what is possible. Likewise, the timing of awards must be
Establishing the Incentive considered. Frequent awards keep attention focused on the
program and have the virtue of timely gratification. On the other
One issue is whether to give money or something else to hand, annual awards may be more impressive in size, and may also
employees who satisfy incentive criteria. While cash is certainly be useful for emphasizing the organization's budgeting and
the easy answer, the assumption that this is what employees want planning cycles.
most may not be warranted The payment of incentives paid in time When the program details are in place, it is vital to follow through.
off may add more to the motivating effect of the program than There should be no changes in the rules once the program has been
would cash. Another circumstance where non-cash awards might initiated. The rules should be sufficiently clear at the outset that
be a good fit is where the actual amounts of the awards are small, there are no surprises about program operation when it comes time
under $100 for example. In this situation, selecting a "prize" in the to evaluate and pay. Evaluation of results against goals should be
form of a coffeemaker or a clock radio, for instance, may offer a done on time, and pay outs should likewise follow-or not-in
higher element of satisfaction than taking home a few extra dollars accordance with the rules. Obviously the payments should be made
Deciding what form the awards should take is a perfect issue to put if they were earned; but it is equally important that no payments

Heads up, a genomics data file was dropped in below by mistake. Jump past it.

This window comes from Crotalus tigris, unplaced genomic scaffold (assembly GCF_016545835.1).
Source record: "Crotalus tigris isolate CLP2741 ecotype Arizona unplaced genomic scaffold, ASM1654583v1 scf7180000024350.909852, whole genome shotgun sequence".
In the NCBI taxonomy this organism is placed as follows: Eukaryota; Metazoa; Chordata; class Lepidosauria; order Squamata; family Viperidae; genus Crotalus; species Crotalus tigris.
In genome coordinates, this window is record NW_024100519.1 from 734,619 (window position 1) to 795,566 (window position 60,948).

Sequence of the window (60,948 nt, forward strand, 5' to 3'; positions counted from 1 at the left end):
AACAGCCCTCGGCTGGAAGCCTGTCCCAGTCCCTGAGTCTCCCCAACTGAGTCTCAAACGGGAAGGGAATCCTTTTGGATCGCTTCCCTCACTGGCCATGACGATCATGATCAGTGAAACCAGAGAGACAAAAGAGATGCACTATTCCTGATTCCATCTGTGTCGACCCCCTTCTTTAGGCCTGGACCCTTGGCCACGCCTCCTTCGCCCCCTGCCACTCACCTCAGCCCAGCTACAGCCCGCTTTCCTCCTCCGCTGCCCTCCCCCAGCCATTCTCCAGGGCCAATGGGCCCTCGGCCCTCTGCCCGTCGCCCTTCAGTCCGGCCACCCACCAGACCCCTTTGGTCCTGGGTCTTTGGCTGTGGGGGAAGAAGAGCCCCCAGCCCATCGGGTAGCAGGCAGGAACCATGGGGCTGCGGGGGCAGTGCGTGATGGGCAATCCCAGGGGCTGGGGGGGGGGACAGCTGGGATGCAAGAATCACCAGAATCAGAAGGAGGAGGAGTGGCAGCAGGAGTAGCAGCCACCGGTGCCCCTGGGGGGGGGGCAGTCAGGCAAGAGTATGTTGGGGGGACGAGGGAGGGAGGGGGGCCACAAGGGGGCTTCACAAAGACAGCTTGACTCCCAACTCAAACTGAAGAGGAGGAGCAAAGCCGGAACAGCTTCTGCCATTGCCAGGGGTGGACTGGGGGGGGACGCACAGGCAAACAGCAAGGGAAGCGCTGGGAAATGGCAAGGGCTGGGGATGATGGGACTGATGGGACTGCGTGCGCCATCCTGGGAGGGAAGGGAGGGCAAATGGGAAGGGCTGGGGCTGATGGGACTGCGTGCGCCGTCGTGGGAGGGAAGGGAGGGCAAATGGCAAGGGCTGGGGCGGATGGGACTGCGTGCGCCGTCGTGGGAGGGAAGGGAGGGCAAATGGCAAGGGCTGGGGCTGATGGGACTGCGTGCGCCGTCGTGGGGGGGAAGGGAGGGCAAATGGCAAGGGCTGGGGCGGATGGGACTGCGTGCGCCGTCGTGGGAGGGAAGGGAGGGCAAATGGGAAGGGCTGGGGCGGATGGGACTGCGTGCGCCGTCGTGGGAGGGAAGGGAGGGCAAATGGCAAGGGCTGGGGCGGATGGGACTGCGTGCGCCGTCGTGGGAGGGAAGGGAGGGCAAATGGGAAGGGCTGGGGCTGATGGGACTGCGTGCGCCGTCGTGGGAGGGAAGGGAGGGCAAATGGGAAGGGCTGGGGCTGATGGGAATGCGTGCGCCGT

in the hands of participants in the design phase of the program. should be made that are not earned, even at the risk of diffusing a
The cost of the awards is an issue for which the managers high level of expectation and enthusiasm. Ceremonies, publicity,
must assume responsibility. The incentive program must receptions, even an awards dinner, can all boost the impact of the
demonstrably cost less than the value it turns back to the operation. incentive program by giving it some intangible values along with
It is also imperative that the money will be available to pay the material ones.
out before the program goes into operation. Even if the amounts of
money that would go to any one individual are small, the fact
remains that an incentive program is a "deal" between management Integrating the Incentive Program with other Performance
and the employees-the employees make an extra effort in return for Assessment and Management Systems
an extra reward. Management cannot fail to deliver under any
circumstances. It is important to know where at least the current Operational issues must be considered when fitting an
year's incentive money will come from-no matter what else incentive program into a larger body of planning and evaluation,
happens. budgeting and accounting, teambuilding and other cycles that
The relationship between the incentive payments and base govern the organization. For example, it should generally be the
compensation can become a complicated one Traditional incentive case that the people who are drawing good incentive payments are
theory is that incentives are paid over and above a competitive the same people who get good overall performance evaluations. If
base wage, which is usually the product of collective bargaining. otherwise marginal employees are the stars of the incentive
An organization that is prepared to pay out substantial amounts in program, there's likely to be design flaw somewhere that's sending